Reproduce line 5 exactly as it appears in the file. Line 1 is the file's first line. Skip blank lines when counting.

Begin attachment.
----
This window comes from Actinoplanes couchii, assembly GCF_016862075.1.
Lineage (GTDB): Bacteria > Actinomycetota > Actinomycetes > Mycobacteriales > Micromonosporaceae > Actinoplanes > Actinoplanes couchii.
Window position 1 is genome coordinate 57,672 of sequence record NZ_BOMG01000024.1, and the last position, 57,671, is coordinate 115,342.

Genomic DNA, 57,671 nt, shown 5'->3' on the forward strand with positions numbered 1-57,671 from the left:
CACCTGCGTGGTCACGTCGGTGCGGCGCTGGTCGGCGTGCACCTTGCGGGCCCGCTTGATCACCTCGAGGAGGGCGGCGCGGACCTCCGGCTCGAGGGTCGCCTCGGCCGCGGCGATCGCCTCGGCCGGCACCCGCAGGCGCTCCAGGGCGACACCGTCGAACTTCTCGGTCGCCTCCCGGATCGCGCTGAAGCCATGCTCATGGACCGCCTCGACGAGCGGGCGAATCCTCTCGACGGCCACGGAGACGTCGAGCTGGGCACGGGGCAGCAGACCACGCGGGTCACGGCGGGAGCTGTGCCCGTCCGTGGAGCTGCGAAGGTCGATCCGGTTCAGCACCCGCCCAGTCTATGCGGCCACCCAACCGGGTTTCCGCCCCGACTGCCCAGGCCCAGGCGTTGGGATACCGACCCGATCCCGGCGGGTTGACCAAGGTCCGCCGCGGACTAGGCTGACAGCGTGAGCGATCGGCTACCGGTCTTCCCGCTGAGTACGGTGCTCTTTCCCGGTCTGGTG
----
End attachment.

CACCTGCGTGGTCACGTCGGTGCGGCGCTGGTCGGCGTGCACCTTGCGGGCCCGCTTGATCACCTCGAGGAGGGCGGCGCGGACCTCCGGCTCGAGGGTCGCCTCGGCCGCGGCGATCGCCTCGGCCGGCACCCGCAGGCGCTCCAGGGCGACACCGTCGAACTTCTCGGTCGCCTCCCGGATCGCGCTGAAGCCATGCTCATGGACCGCCTCGACGAGCGGGCGAATCCTCTCGACGGCCACGGAGACGTCGAGCTGGGCACGGGGCAGCAGACCACGCGGGTCACGGCGGGAGCTGTGCCCGTCCGTGGAGCTGCGAAGGTCGATCCGGTTCAGCACCCGCCCAGTCTATGCGGCCACCCAACCGGGTTTCCGCCCCGACTGCCCAGGCCCAGGCGTTGGGATACCGACCCGATCCCGGCGGGTTGACCAAGGTCCGCCGCGGACTAGGCTGACAGCGTGAGCGATCGGCTACCGGTCTTCCCGCTGAGTACGGTGCTCTTTCCCGGTCTGGTG